How much you pay for your unoccupied home insurance will depend on lots of different factors, including where the house is located, the type of building it is, and the reason you’ll be leaving it unoccupied. But either way, temporary cover could be a much more affordable option than altering any existing policies, and prove truly worthwhile if something were to happen and your existing insurer had cut your level of cover – leaving you to foot the bill.
To get started, all you need to do is tell us a few details about yourself, like your name, age and occupation. We’ll also need you to provide information about the property you’d like to insure, and we’ll only ever ask for information that’s relevant to finding you the right home insurance.
We’ll then provide you with a few quotes from our panel of insurers, and you simply pick the best option for you. Once you’ve gone through payment, we’ll email all your policy documents to you right away.
After that, you’re good to go. Your cover will kick in at whatever time and date you specified, and you can make the most of your Full Perils insurance for unoccupied homes, for up to 28 days at a time.
Generally, you can expect to pay a little more than you otherwise would to cover an empty property. Because no one’s around, your home is at higher risk of vandalism and burglary. But a temporary policy is the best way to make sure you don’t pay over the odds, as you only pay for the period of cover you actually need.
What’s classed as ‘unoccupied’ will vary from provider to provider, but it’s usually 30 days. You should always check your existing policy to see what your insurer’s terms and definitions are..
That depends. If you’re relying solely on your existing home insurance policy, it could be as little as three weeks before your cover is invalid, and you’re put at risk. But provided you arrange temporary buildings insurance for an unoccupied home, there’s no real limit to how long you could leave the house empty – you’d just need to keep taking out the cover.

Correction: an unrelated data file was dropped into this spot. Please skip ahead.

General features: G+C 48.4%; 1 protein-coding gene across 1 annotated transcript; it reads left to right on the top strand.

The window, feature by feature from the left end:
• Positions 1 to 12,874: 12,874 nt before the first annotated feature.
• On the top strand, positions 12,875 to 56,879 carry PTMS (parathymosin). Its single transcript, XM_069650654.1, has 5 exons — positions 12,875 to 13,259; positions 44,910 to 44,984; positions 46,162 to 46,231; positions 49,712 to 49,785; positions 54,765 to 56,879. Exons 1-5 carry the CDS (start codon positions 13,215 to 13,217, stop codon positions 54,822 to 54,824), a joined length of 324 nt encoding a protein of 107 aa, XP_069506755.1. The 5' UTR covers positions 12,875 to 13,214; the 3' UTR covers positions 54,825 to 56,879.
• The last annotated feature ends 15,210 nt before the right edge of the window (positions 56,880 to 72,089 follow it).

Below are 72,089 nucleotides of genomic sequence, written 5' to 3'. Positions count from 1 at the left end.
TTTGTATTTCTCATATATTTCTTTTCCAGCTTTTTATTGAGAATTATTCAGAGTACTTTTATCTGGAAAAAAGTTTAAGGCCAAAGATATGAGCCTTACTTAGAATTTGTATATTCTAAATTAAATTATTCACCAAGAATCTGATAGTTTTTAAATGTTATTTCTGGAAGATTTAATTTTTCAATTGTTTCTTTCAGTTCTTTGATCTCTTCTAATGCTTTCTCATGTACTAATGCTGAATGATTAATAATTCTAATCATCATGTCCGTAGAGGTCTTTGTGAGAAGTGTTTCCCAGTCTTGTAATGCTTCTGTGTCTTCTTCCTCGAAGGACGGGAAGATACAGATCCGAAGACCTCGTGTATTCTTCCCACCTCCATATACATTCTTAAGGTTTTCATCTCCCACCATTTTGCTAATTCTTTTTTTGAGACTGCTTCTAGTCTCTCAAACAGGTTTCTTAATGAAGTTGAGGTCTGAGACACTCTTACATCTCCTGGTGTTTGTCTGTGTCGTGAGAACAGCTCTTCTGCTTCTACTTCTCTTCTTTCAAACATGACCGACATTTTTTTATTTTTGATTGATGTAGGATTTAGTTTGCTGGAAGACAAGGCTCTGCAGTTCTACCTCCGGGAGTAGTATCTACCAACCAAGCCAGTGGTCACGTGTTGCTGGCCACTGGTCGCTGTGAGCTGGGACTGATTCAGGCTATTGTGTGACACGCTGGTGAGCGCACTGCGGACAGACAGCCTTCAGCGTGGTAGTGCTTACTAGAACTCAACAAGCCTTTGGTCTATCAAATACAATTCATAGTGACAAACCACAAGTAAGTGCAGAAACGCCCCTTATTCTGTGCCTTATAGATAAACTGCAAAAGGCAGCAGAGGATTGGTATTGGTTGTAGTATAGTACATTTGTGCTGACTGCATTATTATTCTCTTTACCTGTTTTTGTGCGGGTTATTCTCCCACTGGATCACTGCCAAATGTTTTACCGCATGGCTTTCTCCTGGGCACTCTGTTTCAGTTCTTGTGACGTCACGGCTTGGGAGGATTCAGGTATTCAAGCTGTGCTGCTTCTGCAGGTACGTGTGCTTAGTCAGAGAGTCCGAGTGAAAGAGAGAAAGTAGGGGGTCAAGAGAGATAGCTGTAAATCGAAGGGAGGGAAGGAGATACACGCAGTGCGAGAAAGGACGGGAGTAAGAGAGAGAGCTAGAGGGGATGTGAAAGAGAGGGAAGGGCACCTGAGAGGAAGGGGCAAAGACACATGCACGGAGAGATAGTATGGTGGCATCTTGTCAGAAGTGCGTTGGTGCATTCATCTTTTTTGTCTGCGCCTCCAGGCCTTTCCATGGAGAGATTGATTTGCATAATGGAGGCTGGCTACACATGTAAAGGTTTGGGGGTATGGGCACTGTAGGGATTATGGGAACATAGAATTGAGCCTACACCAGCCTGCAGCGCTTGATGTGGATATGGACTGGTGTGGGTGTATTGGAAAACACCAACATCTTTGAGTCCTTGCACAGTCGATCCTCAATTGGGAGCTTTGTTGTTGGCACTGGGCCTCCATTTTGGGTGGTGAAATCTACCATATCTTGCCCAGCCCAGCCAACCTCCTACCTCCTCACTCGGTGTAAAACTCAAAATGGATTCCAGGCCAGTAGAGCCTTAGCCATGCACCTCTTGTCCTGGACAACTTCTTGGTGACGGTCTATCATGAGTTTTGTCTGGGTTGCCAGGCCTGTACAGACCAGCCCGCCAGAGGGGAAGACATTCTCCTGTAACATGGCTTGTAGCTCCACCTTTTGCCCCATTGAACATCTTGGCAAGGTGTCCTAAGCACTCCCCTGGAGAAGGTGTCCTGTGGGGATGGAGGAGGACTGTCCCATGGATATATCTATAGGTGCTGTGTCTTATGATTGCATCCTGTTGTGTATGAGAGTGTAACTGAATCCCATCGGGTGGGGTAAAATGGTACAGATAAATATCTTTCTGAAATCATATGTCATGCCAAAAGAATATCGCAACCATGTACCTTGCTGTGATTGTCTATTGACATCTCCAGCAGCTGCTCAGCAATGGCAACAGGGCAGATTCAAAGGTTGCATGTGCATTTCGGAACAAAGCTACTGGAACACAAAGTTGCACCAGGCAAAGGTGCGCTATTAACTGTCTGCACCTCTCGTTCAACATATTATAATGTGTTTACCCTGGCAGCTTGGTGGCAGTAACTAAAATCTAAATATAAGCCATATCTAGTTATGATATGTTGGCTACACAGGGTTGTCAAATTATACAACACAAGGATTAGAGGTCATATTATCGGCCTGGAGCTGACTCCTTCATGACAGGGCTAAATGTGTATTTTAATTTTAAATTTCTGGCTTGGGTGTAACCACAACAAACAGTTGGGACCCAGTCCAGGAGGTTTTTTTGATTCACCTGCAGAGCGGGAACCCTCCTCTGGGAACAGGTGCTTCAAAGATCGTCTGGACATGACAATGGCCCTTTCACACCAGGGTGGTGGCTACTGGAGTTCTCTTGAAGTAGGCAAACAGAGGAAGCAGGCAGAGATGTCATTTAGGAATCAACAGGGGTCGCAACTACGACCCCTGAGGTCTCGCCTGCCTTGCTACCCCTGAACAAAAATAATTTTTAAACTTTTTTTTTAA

Yes. If you’re not storing any possessions in the house, you’ll get all the protection you need just through taking out building insurance for unoccupied houses. In this case, you wouldn’t want or need to pay for any contents cover.
Yes. While temporary unoccupied house insurance is great for covering your home during those extended holidays, it can also be used on places you don’t stay in. If you’re the legal owner of the house but don’t spend any time living there, unoccupied buildings insurance will keep you protected and make sure you don’t pay more than you need to.
There are many companies willing to offer unoccupied property insurance, it’s just that most won’t include it in their annual policies, and offer it as an additional or separate product. At Tempcover, we work with an industry leading panel of insurers, to ensure we can find the perfect cover for you.
When insurers talk about a home being unoccupied, they’re referring to any span of time, measured in days, where nobody will be living at the property. And that’s not to say you’d need to have ‘moved out’ of the home for it to be classed as unoccupied. This would apply even if you’d only gone on holiday and had every intention of inhabiting the house upon your return.
How long you can leave your house unoccupied before your insurance becomes invalid will vary from policy to policy, and insurer to insurer. But it’s usually sometime between 30 and 60 days. That means if you’re planning a long holiday or to move out during major works, you’ll need to find alternative arrangements.
Yes. Unoccupied house insurance is available to almost all homeowners and is offered by a wide range of providers. It’s a form of temporary insurance, and you can take out cover for up to 28 days at a time so three consecutive policies will cover you for three months, or a little under 90 days. Naturally this also applies if you need unoccupied property insurance for 60 days or more.
Even if you can adjust your annual policy in the event your home is unoccupied for 3 months, you could be charged to make the changes and you’ll probably see your premiums rise. That’s why a temporary policy really could save you time and money. Available as and when you need it, you’re not tied into anything and can just let your cover lapse as soon as your home becomes occupied again.
If you need property insurance for different circumstances, take a look at our temporary home insurance policies instead.